Health official assures coronavirus is non-transmissible between humans

Updated 07 November 2012
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Health official assures coronavirus is non-transmissible between humans

RIYADH:A senior official from the Ministry of Health (MOH) stated on Monday that there is no cause for alarm regarding the detection of a coronavirus case in Riyadh, early this week. 
Undersecretary to the Ministry of Health for Public Health Dr. Ziad Al-Memish told a news conference in Riyadh on Monday that people do not need to worry about the outbreak of coronavirus. He further added that the virus is not transmissible from one person to the other. However, people need to be made aware of the presence of the virus, to take preventive measures to safeguard themselves and their families. 
On Sunday, the MOH announced that it diagnosed a resident in Riyadh as a positive carrier of coronavirus. The tests were confirmed when the sample from the patient was sent to a reputable overseas laboratory. 
A team of specialists in relevant fields also took part in the press conference. 
Speaking to the press, Al-Memish said that upon detecting the virus, the MOH took all preventive measures to contain the virus. “The patient is being treated according to the scientific measures spelt out by the World Health Organization (WHO), and has shown positive indications of recovery. 
“We are also monitoring the virus in all parts of the Kingdom through the regional directorates of the MOH,” he added. 
Al-Memish, who is also the chairman of the National Scientific Committee for Infectious Diseases, said that only a few people in the world have been diagnosed with the virus. 
He further added that the Kingdom has coordinated with international health bodies, including the WHO, to stay up to date with the latest developments concerning coronavirus and other viruses. He also pointed out, that the ministry set up a national committee, comprising specialized consultants representing health sectors in all relevant fields.  
At the beginning of Haj season, coronavirus was detected within two patients in the Kingdom. 
Coronaviruses are considered to be one of the common etiological agents of the common cold. Symptoms of the virus include a runny nose, mild sore throat, cough, headache, low fever and chills. The virus can also cause respiratory, intestinal and neurological ailments. Officials advise people to contact their doctors if the symptoms persist for more than two days.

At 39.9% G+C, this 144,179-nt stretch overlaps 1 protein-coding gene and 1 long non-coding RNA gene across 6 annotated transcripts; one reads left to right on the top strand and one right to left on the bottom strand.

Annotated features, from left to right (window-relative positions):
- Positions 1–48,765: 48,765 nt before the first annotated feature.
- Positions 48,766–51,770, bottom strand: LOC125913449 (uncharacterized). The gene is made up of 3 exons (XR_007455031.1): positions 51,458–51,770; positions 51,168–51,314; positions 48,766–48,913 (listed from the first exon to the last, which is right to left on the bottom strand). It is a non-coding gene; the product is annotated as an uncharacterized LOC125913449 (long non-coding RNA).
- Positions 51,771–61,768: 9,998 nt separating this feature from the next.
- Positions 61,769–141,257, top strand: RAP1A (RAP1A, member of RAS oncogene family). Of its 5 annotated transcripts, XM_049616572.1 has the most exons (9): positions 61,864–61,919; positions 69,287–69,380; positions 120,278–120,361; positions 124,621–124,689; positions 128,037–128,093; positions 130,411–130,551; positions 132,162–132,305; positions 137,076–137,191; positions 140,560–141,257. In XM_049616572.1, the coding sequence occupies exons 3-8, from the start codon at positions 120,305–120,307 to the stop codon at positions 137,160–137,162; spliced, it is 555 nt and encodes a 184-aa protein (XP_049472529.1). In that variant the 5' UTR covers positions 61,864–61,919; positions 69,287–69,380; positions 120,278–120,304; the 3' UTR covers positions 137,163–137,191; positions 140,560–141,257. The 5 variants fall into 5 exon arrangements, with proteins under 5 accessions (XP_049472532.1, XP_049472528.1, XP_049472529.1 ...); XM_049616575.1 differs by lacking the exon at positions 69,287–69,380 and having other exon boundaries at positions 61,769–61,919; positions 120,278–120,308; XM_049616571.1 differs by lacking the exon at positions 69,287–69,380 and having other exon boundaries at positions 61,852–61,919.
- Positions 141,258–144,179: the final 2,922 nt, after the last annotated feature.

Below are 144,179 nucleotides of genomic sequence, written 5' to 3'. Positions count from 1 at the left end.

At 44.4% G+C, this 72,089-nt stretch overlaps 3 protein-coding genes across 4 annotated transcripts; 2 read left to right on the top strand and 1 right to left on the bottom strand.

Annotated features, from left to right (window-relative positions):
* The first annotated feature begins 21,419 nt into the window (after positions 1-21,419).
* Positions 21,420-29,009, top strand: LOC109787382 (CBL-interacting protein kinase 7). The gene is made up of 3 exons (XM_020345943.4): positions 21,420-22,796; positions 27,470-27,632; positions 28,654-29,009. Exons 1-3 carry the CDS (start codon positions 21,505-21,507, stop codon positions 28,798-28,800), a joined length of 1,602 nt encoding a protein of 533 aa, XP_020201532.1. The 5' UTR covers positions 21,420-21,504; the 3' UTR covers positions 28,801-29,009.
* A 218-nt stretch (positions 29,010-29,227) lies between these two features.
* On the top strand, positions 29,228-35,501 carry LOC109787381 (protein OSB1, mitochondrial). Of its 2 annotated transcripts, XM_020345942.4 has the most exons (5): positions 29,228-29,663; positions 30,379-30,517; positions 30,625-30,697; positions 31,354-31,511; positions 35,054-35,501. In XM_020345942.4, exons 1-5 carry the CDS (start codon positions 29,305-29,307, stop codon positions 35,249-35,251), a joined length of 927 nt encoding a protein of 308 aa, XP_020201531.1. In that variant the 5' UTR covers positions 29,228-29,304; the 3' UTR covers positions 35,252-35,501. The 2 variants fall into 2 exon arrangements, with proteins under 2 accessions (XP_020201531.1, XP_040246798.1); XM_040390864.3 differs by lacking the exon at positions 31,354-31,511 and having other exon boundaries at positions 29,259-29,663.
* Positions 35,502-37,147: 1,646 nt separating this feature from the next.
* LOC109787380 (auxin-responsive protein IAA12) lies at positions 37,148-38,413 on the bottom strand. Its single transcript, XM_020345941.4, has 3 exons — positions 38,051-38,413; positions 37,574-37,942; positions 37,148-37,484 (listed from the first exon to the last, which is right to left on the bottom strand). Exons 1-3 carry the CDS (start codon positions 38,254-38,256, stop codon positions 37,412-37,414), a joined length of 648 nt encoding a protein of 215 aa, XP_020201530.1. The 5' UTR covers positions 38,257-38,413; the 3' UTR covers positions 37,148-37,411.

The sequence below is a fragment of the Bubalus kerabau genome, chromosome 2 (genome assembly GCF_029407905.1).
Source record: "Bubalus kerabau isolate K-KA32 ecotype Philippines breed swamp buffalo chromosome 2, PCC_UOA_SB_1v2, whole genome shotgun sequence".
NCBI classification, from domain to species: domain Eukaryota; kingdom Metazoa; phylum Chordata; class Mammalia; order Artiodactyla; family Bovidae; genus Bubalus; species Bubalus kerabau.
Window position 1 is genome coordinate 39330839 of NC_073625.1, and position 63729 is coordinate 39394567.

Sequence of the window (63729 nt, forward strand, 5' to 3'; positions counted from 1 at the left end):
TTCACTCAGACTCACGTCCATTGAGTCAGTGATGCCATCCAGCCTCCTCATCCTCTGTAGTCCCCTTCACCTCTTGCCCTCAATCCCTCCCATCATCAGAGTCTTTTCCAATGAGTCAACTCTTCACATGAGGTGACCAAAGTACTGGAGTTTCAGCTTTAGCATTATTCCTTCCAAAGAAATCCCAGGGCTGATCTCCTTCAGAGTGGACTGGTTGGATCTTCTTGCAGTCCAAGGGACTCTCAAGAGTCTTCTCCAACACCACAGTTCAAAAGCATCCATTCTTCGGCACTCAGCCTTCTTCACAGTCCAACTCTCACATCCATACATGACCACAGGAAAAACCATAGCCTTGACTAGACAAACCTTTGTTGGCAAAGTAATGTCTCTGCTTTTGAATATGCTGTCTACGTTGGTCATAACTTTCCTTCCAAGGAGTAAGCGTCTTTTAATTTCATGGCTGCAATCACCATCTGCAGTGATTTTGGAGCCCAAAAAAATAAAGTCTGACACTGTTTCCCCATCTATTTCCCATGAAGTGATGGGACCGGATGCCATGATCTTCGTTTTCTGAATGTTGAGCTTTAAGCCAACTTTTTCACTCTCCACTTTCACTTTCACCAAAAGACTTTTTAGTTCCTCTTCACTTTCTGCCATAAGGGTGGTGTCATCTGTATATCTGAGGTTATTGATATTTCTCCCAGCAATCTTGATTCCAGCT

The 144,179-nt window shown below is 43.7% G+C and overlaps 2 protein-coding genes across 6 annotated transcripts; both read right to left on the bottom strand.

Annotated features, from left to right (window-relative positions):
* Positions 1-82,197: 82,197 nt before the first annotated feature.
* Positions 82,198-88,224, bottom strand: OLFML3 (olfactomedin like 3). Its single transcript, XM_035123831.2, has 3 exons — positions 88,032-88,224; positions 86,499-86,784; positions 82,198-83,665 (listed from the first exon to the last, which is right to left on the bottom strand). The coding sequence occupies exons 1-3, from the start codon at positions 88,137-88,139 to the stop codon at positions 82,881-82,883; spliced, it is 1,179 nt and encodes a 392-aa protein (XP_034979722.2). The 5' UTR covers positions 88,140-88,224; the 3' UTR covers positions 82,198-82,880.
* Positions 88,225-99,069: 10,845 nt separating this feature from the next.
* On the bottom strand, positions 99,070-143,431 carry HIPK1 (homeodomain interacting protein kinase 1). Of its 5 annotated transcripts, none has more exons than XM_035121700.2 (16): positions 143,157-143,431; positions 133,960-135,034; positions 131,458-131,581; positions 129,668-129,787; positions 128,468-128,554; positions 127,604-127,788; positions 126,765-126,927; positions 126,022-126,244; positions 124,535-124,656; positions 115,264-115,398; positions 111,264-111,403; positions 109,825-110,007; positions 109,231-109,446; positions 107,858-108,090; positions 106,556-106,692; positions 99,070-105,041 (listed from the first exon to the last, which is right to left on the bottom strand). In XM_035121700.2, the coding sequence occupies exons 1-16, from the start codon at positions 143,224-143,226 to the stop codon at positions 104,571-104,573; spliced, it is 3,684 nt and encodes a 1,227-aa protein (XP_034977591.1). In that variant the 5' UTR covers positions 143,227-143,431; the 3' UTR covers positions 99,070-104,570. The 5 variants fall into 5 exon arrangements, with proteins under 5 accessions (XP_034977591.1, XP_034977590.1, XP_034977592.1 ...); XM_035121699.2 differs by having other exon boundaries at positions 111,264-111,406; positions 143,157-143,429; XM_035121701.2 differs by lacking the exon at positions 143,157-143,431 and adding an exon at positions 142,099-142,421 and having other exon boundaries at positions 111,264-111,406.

The official also reassured that coronaviruses are treatable and most patients recover completely without enduring any further complications after receiving the needed supportive therapy. 
Al-Memish said that the Kingdom’s health officials are well equipped and experienced in dealing with infectious diseases. He further stressed the importance of early detection to ensure a quick recovery. He pointed out that 95 percent of the patients recover fast without any problems. 
Dr. Ali Bin Mansour Al-Barrak, member of the National Scientific Committee for Infectious Diseases, stated that the MOH has circulated a memo outlining the signs and symptoms of the disease, to all the hospitals in the Kingdom. 
Sami Ben Hussein Hajar, a consultant at King Faisal Specialist Hospital and Research Center, added that so far the virus has not afflicted any children in the Kingdom. 
The virus can be fatal, especially among the elderly and in patients with chronic respiratory and cardiac conditions, as well as immunity compromised patients. 


TheFace: For this successful fashion designer, one dream was not enough

Updated 10 min 48 sec ago
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TheFace: For this successful fashion designer, one dream was not enough

  • Lacking in financial assistance but armed with grit, perseverance and passion, a young Saudi woman fashion designer launches her own brand while pursuing further studies, and succeed in both

I was born and raised in Riyadh and moved to London in 2004 to pursue a Bachelor of Science degree, followed by a Master’s degree in Mental Health.

Eight years ago, when I started on my Ph.D. in Psychology, I felt compelled to go into fashion design. Armed with grit, perseverance and passion, I took the plunge and launched my own brand, LUM, in May 2010.

I had no financial assistance and no fancy business plans — but I believed in it. No one else did, except my older sister who stood by me.

In spite of its humble beginning, the brand was well-received in the Kingdom and the Gulf region. But my father, a physician, was not convinced. I placed a bet with him, vowing to make substantial sales and revenue within one month. On July 1, 2013, I won that bet, making him my number one supporter.  In 2016, I achieved my academic dream, obtaining a Ph.D. in psychology at City University London.  

But it was not easy. Enduring sleepless nights and homesickness, I persevered to meet high academic demands. Meanwhile, the LUM business continued to flourish.

People asked why a successful fashion designer would pursue a doctorate in psychology. I was constantly asked to pick one — but my heart was in one and my mind was in another. 

Few believed I could achieve both. At times, I too doubted myself.

Today, I am an assistant professor at Dar Al Hekma University in Jeddah, supervising award-winning researchers. I am also a Saudi designer and manager of a successful fashion brand sold in the GCC, New York and Los Angeles.  I share my story to empower women to pursue their dreams, to believe in themselves, to fight for what they want.

People still ask: “Why both?” 

I reply, smiling: “Because one dream was not enough.”